By RINTARO SAKURAI/ Staff Writer
September 29, 2021 at 07:00 JST
The Fugaku supercomputer shows how heat migrates inside the sun, with orange and blue colors representing hot and cold areas respectively. (Provided by Chiba University)
In a world first, Japanese researchers used the Fugaku supercomputer to reproduce imbalances in the sun’s rotation, a phenomenon that has puzzled astronomers for centuries.
The scientists from Chiba University and Nagoya University simulated the inner workings of the ball of gas in an effort to determine why different areas rotate at different speeds.
Their findings were published in the scientific journal Nature Astronomy at (https://doi.org/10.1038/s41550-021-01459-0).
All areas on Earth complete one spin in 24 hours.
But it takes about 25 days for zones near the sun’s equator to finish one rotation and about 30 days for those near the north and south poles.
The phenomenon, known as solar differential rotation, was first observed around 1630, according to Chiba University. But there is still no definitive explanation for why this happens.
Using around 5.4 billion points inside the sun, Fugaku calculated how energy from nuclear fusion inside the star is transferred to the surface by convection currents.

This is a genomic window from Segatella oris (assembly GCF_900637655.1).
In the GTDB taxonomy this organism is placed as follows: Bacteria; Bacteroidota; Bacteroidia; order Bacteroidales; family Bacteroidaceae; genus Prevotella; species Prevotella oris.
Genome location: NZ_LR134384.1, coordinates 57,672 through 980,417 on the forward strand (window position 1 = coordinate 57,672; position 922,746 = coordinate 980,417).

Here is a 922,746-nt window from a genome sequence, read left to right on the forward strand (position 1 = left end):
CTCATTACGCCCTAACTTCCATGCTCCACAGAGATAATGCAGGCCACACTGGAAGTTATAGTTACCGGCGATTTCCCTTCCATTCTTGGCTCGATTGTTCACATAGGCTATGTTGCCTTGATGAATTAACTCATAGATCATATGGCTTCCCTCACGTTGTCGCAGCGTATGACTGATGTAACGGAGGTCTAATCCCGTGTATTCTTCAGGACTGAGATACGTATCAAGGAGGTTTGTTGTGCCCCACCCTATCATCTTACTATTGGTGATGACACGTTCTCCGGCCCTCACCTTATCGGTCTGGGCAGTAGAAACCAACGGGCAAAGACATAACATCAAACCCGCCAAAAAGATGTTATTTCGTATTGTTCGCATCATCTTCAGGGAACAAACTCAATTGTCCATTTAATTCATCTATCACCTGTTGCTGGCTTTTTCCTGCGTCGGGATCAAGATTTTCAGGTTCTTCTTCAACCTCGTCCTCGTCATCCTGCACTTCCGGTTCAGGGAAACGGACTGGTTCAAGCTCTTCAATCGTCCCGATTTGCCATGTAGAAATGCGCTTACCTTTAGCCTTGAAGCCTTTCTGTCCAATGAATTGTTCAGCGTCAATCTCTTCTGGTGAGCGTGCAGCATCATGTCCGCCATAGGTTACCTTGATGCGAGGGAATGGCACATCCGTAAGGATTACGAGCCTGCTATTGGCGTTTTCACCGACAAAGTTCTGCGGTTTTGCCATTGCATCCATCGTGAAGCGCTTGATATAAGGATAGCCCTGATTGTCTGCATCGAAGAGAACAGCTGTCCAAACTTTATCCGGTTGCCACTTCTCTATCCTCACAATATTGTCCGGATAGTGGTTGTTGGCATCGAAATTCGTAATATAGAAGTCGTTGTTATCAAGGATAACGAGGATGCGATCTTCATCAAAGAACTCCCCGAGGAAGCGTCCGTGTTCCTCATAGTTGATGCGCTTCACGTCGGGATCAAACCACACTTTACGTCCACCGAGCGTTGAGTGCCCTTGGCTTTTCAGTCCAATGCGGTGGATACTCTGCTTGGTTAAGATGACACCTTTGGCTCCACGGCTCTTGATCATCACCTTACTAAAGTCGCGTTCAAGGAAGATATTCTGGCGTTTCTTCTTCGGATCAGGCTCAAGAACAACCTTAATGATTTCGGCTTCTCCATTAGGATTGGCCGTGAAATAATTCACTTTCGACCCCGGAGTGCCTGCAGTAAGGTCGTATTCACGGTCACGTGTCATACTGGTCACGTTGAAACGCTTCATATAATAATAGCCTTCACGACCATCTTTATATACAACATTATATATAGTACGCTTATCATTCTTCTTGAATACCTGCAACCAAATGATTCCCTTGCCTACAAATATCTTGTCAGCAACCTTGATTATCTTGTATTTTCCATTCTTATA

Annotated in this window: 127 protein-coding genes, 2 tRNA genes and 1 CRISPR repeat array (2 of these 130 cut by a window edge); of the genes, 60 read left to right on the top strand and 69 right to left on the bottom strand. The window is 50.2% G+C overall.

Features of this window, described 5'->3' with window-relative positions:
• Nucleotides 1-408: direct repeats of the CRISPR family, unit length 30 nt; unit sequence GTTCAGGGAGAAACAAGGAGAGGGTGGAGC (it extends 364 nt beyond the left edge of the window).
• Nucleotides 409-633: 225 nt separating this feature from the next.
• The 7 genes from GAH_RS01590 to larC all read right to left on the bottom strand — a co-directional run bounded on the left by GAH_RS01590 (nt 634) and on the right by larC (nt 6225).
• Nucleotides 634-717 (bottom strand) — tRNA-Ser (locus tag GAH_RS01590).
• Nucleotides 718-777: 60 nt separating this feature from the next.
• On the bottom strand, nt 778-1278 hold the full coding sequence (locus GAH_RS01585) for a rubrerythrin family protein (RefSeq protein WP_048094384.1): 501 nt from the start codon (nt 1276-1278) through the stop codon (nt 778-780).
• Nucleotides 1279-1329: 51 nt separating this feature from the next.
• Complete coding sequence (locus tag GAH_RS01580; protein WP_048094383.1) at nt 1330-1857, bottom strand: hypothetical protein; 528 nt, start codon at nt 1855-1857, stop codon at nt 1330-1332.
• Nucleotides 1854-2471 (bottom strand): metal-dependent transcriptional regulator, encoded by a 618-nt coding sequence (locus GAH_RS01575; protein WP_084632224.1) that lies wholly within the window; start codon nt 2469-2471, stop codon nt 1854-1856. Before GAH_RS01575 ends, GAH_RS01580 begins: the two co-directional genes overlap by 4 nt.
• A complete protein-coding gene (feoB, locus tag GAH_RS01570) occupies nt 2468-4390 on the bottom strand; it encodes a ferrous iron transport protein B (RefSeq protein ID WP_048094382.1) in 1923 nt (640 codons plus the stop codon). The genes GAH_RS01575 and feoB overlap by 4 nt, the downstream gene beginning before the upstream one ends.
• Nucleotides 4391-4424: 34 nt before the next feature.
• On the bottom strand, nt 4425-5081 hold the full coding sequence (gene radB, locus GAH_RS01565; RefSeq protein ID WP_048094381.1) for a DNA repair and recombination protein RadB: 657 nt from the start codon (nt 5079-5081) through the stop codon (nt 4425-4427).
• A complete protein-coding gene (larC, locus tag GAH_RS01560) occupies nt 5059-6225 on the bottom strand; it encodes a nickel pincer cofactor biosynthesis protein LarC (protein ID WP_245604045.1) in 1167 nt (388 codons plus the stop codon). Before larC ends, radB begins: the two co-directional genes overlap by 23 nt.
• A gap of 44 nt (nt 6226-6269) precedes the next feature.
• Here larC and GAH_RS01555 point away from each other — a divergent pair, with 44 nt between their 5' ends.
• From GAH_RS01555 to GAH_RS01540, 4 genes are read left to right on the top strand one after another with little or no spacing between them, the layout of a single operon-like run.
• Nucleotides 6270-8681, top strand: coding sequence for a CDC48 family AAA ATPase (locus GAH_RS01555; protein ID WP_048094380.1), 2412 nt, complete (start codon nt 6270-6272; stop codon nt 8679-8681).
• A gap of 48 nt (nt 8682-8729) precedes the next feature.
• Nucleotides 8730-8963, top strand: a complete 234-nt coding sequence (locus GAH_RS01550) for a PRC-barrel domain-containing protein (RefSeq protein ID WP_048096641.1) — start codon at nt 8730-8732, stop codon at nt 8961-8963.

The project simulated thermal migration and magnetic field changes based on observation data on the density, pressure and temperatures of the sun.
The high-definition simulation successfully reproduced the equator rotating faster than the north and south poles, the scientists said.
Fugaku’s predecessor, the K supercomputer, could do calculations using only around 100 million points, and it was unable to accurately reproduce the sun’s complicated internal workings.
That experiment wrongly had the equator turning at a slower pace than the poles.
The Fugaku supercomputer could help researchers shed light on another mystery.
The difference in rotation speeds is said to play a key role in the emergence every 11 years of more sunspots and increased solar activity.
“We will also work on figuring out the mechanism of the 11-year cycle--the biggest mystery in solar physics,” said Hideyuki Hotta, an associate professor of physics at Chiba University.
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